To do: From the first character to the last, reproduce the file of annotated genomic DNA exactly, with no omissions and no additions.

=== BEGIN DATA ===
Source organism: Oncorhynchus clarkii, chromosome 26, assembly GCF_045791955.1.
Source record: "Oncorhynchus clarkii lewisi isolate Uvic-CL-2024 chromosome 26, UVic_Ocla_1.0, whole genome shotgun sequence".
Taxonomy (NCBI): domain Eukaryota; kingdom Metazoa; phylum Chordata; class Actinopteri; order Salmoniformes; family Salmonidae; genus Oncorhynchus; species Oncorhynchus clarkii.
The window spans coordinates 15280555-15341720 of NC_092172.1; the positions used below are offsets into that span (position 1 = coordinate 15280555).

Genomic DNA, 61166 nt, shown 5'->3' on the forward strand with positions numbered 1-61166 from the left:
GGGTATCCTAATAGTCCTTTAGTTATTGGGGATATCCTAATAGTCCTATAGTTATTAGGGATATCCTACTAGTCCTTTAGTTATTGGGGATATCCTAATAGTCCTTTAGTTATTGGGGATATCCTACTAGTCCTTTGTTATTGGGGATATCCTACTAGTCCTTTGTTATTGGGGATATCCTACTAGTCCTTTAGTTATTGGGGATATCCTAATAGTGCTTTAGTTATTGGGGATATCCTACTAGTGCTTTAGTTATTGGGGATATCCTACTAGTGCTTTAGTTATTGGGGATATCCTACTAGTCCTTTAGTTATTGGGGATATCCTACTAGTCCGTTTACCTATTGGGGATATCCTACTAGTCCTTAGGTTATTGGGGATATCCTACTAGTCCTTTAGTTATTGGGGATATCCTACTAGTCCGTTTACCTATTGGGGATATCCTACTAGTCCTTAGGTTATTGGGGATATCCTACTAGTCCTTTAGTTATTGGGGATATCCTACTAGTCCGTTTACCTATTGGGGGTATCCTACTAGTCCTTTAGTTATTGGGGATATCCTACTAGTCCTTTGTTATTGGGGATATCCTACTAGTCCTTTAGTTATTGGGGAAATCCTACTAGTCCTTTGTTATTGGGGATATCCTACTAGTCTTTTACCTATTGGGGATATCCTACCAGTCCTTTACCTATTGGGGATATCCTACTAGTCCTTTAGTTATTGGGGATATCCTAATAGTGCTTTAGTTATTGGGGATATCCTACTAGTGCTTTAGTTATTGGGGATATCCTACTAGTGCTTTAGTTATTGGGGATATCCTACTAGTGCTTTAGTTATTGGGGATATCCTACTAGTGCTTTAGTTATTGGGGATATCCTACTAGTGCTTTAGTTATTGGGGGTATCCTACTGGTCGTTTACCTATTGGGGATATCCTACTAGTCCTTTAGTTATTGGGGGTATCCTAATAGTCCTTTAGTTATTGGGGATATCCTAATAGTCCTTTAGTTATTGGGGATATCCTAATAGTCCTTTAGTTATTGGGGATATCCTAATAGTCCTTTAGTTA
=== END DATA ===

Source organism: Oncorhynchus clarkii, chromosome 26, assembly GCF_045791955.1.
Source record: "Oncorhynchus clarkii lewisi isolate Uvic-CL-2024 chromosome 26, UVic_Ocla_1.0, whole genome shotgun sequence".
Taxonomy (NCBI): domain Eukaryota; kingdom Metazoa; phylum Chordata; class Actinopteri; order Salmoniformes; family Salmonidae; genus Oncorhynchus; species Oncorhynchus clarkii.
The window spans coordinates 15280555-15341720 of NC_092172.1; the positions used below are offsets into that span (position 1 = coordinate 15280555).

Genomic DNA, 61166 nt, shown 5'->3' on the forward strand with positions numbered 1-61166 from the left:
GGGTATCCTAATAGTCCTTTAGTTATTGGGGATATCCTAATAGTCCTATAGTTATTAGGGATATCCTACTAGTCCTTTAGTTATTGGGGATATCCTAATAGTCCTTTAGTTATTGGGGATATCCTACTAGTCCTTTGTTATTGGGGATATCCTACTAGTCCTTTGTTATTGGGGATATCCTACTAGTCCTTTAGTTATTGGGGATATCCTAATAGTGCTTTAGTTATTGGGGATATCCTACTAGTGCTTTAGTTATTGGGGATATCCTACTAGTGCTTTAGTTATTGGGGATATCCTACTAGTCCTTTAGTTATTGGGGATATCCTACTAGTCCGTTTACCTATTGGGGATATCCTACTAGTCCTTAGGTTATTGGGGATATCCTACTAGTCCTTTAGTTATTGGGGATATCCTACTAGTCCGTTTACCTATTGGGGATATCCTACTAGTCCTTAGGTTATTGGGGATATCCTACTAGTCCTTTAGTTATTGGGGATATCCTACTAGTCCGTTTACCTATTGGGGGTATCCTACTAGTCCTTTAGTTATTGGGGATATCCTACTAGTCCTTTGTTATTGGGGATATCCTACTAGTCCTTTAGTTATTGGGGAAATCCTACTAGTCCTTTGTTATTGGGGATATCCTACTAGTCTTTTACCTATTGGGGATATCCTACCAGTCCTTTACCTATTGGGGATATCCTACTAGTCCTTTAGTTATTGGGGATATCCTAATAGTGCTTTAGTTATTGGGGATATCCTACTAGTGCTTTAGTTATTGGGGATATCCTACTAGTGCTTTAGTTATTGGGGATATCCTACTAGTGCTTTAGTTATTGGGGATATCCTACTAGTGCTTTAGTTATTGGGGATATCCTACTAGTGCTTTAGTTATTGGGGGTATCCTACTGGTCGTTTACCTATTGGGGATATCCTACTAGTCCTTTAGTTATTGGGGGTATCCTAATAGTCCTTTAGTTATTGGGGATATCCTAATAGTCCTTTAGTTATTGGGGATATCCTAATAGTCCTTTAGTTATTGGGGATATCCTAATAGTCCTTTAGTTA